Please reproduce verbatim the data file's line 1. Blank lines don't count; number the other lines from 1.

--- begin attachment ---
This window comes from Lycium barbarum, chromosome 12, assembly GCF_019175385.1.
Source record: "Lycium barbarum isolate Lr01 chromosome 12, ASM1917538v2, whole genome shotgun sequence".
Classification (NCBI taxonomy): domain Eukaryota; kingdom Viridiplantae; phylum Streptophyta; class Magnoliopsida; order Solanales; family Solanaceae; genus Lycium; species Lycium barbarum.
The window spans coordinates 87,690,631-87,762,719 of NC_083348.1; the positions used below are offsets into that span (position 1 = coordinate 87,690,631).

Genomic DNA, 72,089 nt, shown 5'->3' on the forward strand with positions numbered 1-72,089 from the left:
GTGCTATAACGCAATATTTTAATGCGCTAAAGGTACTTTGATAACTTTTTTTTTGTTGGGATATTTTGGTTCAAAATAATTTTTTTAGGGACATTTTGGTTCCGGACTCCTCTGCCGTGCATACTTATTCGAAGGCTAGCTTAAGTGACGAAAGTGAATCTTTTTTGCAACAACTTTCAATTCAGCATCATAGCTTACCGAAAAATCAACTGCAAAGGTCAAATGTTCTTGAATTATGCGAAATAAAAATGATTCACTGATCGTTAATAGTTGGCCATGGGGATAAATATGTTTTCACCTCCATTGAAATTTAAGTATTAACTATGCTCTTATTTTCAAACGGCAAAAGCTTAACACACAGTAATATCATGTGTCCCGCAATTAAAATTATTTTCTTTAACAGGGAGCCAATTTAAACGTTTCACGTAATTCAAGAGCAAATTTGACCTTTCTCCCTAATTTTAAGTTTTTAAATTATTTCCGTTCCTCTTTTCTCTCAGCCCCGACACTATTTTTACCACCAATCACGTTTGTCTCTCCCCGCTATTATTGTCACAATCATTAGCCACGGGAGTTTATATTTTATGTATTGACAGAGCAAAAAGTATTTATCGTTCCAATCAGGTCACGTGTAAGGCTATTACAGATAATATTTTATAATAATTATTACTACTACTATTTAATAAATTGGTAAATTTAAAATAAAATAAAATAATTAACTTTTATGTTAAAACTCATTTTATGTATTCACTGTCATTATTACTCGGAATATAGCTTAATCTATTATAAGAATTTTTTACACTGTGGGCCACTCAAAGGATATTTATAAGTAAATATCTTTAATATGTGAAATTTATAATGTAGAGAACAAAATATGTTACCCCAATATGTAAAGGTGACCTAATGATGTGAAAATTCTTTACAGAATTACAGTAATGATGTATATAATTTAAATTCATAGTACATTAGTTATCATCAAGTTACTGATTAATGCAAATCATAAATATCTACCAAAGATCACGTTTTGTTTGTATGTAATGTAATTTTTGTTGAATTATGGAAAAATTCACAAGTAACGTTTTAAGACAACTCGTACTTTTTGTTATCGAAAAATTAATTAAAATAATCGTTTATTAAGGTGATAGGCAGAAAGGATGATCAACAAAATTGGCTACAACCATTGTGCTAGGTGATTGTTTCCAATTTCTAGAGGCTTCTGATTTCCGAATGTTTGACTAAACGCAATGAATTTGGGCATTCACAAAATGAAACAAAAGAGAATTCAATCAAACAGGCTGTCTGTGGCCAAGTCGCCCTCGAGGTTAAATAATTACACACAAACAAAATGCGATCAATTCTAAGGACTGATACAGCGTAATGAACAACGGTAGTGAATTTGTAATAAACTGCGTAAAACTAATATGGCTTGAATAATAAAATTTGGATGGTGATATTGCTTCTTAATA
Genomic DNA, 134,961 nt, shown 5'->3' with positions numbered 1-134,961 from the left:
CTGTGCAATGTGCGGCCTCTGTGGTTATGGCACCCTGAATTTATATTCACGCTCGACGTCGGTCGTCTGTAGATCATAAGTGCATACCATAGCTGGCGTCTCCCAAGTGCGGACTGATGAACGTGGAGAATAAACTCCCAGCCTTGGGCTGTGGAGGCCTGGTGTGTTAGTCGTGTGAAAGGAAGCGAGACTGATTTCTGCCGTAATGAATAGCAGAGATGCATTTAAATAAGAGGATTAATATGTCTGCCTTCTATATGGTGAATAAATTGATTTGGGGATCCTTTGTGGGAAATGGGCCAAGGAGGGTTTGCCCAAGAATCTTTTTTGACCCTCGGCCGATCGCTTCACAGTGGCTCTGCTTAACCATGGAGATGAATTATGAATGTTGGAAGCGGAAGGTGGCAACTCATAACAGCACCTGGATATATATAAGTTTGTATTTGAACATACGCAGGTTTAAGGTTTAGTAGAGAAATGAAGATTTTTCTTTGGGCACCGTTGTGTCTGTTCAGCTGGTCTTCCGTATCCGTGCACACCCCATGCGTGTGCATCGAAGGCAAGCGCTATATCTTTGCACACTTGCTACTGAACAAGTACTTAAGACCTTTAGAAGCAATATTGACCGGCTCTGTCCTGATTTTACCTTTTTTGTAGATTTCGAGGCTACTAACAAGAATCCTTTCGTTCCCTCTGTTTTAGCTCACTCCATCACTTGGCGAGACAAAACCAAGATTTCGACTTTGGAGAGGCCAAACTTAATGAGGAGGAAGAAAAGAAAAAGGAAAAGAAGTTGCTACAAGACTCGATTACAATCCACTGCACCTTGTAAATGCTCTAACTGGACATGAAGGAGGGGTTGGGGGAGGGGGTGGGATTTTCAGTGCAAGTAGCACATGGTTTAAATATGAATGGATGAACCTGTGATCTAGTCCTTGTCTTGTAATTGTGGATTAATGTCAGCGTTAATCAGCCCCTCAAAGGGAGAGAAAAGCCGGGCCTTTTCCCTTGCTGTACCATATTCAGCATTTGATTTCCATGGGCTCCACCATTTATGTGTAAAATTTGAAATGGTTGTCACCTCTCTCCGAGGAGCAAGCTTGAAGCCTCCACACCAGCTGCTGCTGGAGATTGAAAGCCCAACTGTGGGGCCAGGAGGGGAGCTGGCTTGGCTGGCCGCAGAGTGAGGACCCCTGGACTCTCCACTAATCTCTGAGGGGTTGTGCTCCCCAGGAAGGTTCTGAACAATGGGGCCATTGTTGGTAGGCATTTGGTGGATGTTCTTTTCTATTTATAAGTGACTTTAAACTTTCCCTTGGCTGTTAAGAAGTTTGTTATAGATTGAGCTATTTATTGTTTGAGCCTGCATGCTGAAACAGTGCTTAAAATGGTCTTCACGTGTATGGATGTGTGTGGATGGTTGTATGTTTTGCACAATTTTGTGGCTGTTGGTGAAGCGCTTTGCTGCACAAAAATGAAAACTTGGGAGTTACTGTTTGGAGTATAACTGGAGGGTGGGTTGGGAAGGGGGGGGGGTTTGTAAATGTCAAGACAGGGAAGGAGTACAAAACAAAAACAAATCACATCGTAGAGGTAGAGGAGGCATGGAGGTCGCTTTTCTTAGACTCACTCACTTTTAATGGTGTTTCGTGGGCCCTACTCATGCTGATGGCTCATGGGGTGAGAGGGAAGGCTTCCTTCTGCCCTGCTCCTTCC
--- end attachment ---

This window comes from Lycium barbarum, chromosome 12, assembly GCF_019175385.1.